By Dale Burrows For The Enterprise
A girl-crazy kid growing up in New York City in 1938 wants to be an actor. Mom and Dad are pushing for him to be a druggist. His boss is grooming him to take over the business.
Carl Reiner’s memoirs are the basis of the coming-of-age comedy “Enter Laughing” by Joseph Stein. Reiner was a funny man. The material Stein writes from is funny. As for Red Curtain’s production of Stein’s script, funny depends on a couple of things.
Lots of us still get a kick out of Charlie Chaplin’s slapstick and Buster Keaton’s bungling. They had the latitude to break loose. Here, Stein allows director Davine Sholdez and actor-in-the-key-role Skyler Haines that same latitude.
The question is, do Sholdez and Haines make use of the latitude Stein writes in? Do the sight gags work? Joke deliveries punch? Does the slapstick score? The bungling resonate?
L. Sam Samano’s costumes and make-up give characters the right look. Scot B. Randall’s set designs present convincing interiors. John Klise II, Jennifer Michael and Asa Sholdez as the boss and parents make for an adult mind-set that would restrict a free-wheeling teen.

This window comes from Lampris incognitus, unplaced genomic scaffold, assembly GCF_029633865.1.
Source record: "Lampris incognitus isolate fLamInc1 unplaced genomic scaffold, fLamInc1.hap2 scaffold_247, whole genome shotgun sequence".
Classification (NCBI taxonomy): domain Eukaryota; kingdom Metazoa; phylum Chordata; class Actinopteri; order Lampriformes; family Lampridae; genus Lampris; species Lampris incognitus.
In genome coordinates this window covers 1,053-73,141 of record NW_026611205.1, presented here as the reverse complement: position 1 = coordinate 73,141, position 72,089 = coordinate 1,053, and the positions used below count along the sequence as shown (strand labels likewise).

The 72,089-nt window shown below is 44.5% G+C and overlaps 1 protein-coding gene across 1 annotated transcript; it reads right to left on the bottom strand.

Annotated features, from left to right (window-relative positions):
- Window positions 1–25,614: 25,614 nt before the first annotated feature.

For sure, director Sholdez sees to it you are where you are supposed to be: Jewish quarter, New York City, 1938.
Also, besides coming across blind to the seedy, self-preening qualities of Michael G. McFadden and Chrissy Kayatta as a director and leading lady who figure in, Haines in character practically pants after his love interest and two cuties who catch his eye: characters Raquel Matlin, Michelle Slezak and Nicole Chamberlin.
Definitely, Haines has starstruck and girl crazy down pat.
The script is there. The sense and feel of things is there but a little inhibited. Some scene endings could shorten. Some gestures could vary a little more.
The real question is about getting outside yourself, winging it, showing off, breaking free.
I prefer more ham.
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